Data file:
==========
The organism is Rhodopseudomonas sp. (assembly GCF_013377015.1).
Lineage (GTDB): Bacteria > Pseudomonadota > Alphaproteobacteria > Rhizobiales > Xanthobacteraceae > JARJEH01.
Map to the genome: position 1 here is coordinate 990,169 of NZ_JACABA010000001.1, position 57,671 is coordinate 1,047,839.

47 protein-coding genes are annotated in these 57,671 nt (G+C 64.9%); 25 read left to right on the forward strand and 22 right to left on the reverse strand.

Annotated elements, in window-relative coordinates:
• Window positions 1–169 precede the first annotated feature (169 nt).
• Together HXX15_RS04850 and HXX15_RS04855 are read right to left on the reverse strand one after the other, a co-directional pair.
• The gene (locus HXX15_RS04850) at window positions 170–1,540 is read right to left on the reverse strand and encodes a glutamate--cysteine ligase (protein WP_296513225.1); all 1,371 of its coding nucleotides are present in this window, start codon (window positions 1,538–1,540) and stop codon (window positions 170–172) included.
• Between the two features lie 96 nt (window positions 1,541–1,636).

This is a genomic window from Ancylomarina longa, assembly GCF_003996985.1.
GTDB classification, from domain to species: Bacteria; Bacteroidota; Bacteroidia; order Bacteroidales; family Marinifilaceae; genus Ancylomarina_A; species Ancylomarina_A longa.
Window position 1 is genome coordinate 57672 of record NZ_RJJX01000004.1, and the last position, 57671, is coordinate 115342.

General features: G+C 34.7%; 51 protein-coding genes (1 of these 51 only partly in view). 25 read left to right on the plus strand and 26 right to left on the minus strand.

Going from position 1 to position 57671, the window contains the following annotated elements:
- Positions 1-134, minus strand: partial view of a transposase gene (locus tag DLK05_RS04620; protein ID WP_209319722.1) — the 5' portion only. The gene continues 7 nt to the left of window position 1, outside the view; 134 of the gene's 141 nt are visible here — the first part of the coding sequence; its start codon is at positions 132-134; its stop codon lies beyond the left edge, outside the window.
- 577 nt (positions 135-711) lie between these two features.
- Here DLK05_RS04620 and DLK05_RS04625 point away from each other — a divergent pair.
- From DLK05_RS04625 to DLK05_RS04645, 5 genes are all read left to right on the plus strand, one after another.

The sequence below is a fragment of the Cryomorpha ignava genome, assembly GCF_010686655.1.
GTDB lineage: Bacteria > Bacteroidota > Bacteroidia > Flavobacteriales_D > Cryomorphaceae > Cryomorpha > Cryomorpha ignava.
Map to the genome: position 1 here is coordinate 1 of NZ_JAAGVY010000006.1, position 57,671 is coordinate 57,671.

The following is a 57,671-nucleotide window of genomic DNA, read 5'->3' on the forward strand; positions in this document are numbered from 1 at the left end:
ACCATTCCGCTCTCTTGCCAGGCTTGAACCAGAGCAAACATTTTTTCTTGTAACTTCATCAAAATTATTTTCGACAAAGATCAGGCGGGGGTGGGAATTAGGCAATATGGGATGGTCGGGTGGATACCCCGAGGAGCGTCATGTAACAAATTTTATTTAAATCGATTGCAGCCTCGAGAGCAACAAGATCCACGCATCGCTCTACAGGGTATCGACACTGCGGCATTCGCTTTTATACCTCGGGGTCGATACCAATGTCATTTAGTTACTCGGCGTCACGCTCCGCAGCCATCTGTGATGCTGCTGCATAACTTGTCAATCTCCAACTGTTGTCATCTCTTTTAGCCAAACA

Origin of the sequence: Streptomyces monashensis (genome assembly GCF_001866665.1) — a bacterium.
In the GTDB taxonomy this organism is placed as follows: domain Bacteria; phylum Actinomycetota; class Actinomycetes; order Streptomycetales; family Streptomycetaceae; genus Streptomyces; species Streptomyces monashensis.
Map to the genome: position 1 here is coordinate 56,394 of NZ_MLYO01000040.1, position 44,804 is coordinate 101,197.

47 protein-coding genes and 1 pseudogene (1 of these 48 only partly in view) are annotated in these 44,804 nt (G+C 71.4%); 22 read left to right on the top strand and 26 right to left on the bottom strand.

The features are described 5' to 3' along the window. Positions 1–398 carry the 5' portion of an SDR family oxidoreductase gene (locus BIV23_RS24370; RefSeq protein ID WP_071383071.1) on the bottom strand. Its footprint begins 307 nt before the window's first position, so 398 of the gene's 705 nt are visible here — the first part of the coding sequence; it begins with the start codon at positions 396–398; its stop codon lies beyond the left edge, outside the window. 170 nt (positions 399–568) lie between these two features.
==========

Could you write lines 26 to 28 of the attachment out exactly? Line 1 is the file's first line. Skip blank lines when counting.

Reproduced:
Map to the genome: position 1 here is coordinate 56,394 of NZ_MLYO01000040.1, position 44,804 is coordinate 101,197.

47 protein-coding genes and 1 pseudogene (1 of these 48 only partly in view) are annotated in these 44,804 nt (G+C 71.4%); 22 read left to right on the top strand and 26 right to left on the bottom strand.

The features are described 5' to 3' along the window. Positions 1–398 carry the 5' portion of an SDR family oxidoreductase gene (locus BIV23_RS24370; RefSeq protein ID WP_071383071.1) on the bottom strand. Its footprint begins 307 nt before the window's first position, so 398 of the gene's 705 nt are visible here — the first part of the coding sequence; it begins with the start codon at positions 396–398; its stop codon lies beyond the left edge, outside the window. 170 nt (positions 399–568) lie between these two features.